Ohio Rep. Dan Ramos, D-Lorain, re-introduced legislation this week that would allow brewers to produce and sell beer containing up to 21 percent alcohol by volume. The current limit in the state is 12 percent.
“The brewing industry is one of the few sectors that continued to experience growth through the recession," Ramos said in a prepared statement. "It is time Ohio abandons unnecessary regulations that put us at a competitive disadvantage with other states and do whatever we can to encourage the further growth of these businesses."
The bill calls for a one-year delay period to allow in-state businesses to create high-alcohol brews to compete with out-of-state breweries that sell similar products.
“With other higher-proof options already available on Ohio’s store shelves, often at a cheaper cost to the consumer, this archaic government regulation just doesn’t make sense,” Ramos said. “It needlessly holds back Ohio brewers from having the freedom to experiment with new products, a restriction not faced by brewers in neighboring states.”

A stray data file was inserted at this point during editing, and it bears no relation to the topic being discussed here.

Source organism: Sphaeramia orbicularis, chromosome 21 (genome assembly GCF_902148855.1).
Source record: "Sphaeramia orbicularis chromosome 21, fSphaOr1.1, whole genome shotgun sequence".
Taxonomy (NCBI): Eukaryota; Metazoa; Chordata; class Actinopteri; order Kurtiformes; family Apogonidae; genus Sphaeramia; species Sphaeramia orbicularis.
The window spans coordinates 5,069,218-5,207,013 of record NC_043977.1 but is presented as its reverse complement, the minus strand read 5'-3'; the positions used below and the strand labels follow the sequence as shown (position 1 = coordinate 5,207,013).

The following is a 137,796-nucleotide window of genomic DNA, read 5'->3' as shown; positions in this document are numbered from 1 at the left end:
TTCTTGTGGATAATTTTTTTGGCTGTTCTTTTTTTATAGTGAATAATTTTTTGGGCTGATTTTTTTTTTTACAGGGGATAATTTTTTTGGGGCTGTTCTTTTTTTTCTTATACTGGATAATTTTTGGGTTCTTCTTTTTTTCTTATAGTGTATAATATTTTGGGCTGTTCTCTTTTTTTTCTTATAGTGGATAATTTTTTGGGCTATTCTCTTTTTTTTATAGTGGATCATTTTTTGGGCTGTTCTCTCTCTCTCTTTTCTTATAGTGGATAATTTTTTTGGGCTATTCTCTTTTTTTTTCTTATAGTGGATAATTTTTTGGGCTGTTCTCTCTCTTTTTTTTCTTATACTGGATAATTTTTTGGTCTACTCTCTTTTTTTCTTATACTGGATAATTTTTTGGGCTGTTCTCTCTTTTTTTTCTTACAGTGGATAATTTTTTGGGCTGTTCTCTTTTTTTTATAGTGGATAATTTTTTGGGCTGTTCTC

Nationally, fewer than 10 states limit the ABV in beer. Of Ohio’s neighboring states, only West Virginia has a set maximum. Ohio last raised the limit in 2002, from 6 percent to 12 percent.
This legislation was first introduced for consideration in 2011, with eight co-sponsors. Since that time, the legislation has gained strong bipartisan support, with 20 co-sponsors from all parts of the state, a news release says. The bill will soon be referred to a standing House committee for further consideration.